10 Golf Hacks to Improve Your Game

Here are 10 quick and easy things you could be doing right now to give your game a boost inside and outside of the locker room.

  1. Get into a decent pre-shot routine. Take Jim Furyk, for example. Before he putts, he addresses the ball, and then backs off – every time. Make sure whatever your routine is that you follow through with it before each shot. Once you get used to it, the routine will give you a sense of calm and improve your nerves.
  1. Use rain gloves when it’s not raining – they can be useful on hot, sticky summer days, especially if you suffer from sweaty-palm syndrome. The more your hands perspire, the stickier your gloves become.
  1. Pack a bungee chord in your bag for a great arm stretch before your tee off. It’s the perfect warm up hack!
  1. It’s a small touch, but you can make your grip smell good by spraying deodorant on your hands in the clubhouse bathroom.
  1. Develop a safety shot. Many disasters happen from the tee, and as you work on becoming a more consistent player, having a safety shot in your back pocket, where you know without a doubt that you can make it no matter how much trouble you’re in, is extremely important.
  1. Want to measure whether or not you’re directly making impact? Use a dry-erase marker on your clubface to get immediate feedback on where the ball is making contact. Alternatively, you can also use Dr. Scholl’s foot spray.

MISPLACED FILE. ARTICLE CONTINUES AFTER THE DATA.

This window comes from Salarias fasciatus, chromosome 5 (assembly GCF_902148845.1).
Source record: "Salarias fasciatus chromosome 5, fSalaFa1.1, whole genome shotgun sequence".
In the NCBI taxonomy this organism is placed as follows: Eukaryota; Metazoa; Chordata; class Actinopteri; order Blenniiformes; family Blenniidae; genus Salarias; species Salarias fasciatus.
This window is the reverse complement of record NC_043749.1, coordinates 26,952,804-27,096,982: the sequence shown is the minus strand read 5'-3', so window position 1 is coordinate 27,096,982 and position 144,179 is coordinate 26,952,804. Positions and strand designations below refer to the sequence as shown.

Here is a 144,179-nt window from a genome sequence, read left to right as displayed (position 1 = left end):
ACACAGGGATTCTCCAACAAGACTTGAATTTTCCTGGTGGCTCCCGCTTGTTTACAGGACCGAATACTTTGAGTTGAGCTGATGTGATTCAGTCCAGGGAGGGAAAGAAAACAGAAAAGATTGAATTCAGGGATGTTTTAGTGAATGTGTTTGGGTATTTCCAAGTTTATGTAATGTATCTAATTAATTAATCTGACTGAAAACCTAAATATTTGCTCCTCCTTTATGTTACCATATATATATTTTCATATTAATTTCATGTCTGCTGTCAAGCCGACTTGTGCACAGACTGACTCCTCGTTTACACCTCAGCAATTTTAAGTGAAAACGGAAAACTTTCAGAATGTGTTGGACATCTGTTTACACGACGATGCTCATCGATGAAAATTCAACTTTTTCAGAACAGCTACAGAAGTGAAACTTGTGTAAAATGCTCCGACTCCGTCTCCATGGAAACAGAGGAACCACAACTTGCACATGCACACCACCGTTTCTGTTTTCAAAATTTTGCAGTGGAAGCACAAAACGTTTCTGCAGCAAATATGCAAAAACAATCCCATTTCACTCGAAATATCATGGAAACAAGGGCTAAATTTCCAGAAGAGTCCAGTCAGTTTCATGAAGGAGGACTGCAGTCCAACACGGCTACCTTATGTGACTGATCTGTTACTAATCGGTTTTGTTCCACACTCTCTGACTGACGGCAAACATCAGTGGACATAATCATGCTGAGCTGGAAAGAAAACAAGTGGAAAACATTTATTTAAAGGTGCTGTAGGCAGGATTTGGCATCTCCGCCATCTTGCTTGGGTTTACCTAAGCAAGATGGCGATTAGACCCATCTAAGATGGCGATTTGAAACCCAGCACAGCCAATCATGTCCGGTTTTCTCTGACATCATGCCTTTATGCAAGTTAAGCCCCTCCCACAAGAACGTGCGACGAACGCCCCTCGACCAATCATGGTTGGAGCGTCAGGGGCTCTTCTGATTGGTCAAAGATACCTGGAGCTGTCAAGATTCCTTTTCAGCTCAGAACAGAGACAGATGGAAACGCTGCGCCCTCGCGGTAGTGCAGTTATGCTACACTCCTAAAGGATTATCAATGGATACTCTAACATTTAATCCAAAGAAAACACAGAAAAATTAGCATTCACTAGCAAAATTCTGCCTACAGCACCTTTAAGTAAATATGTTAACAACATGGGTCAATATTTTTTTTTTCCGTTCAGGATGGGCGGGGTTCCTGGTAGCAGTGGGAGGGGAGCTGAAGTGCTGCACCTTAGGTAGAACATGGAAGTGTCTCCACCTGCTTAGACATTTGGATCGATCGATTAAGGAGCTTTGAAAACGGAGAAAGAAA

1. Try to get in the habit of marking your ball with the head side up. Only mark it with tails up if you’re asked to move the mark off a playing partner’s line. It will be there to remind you to remark your ball in its original place. Tiger Woods did it at the 1996 U.S. Amateur and it worked for him!
  1. Carry a carpenter’s nail in your bag for cleaning inside grooves. The duel-purpose tool can also work well as a ball marker.
  1. Are your gloves wet? Hang them from the top of your umbrella to dry them out while you’re playing outside.
  1. Simulate the most critical holes backwards before you play them – especially the par 5’s. When you’re on the fairway, turn around and look back at the tee. Where is the fairway’s widest point? This will help you manage depth perception. It may look like 15 yards when it’s actually 30.

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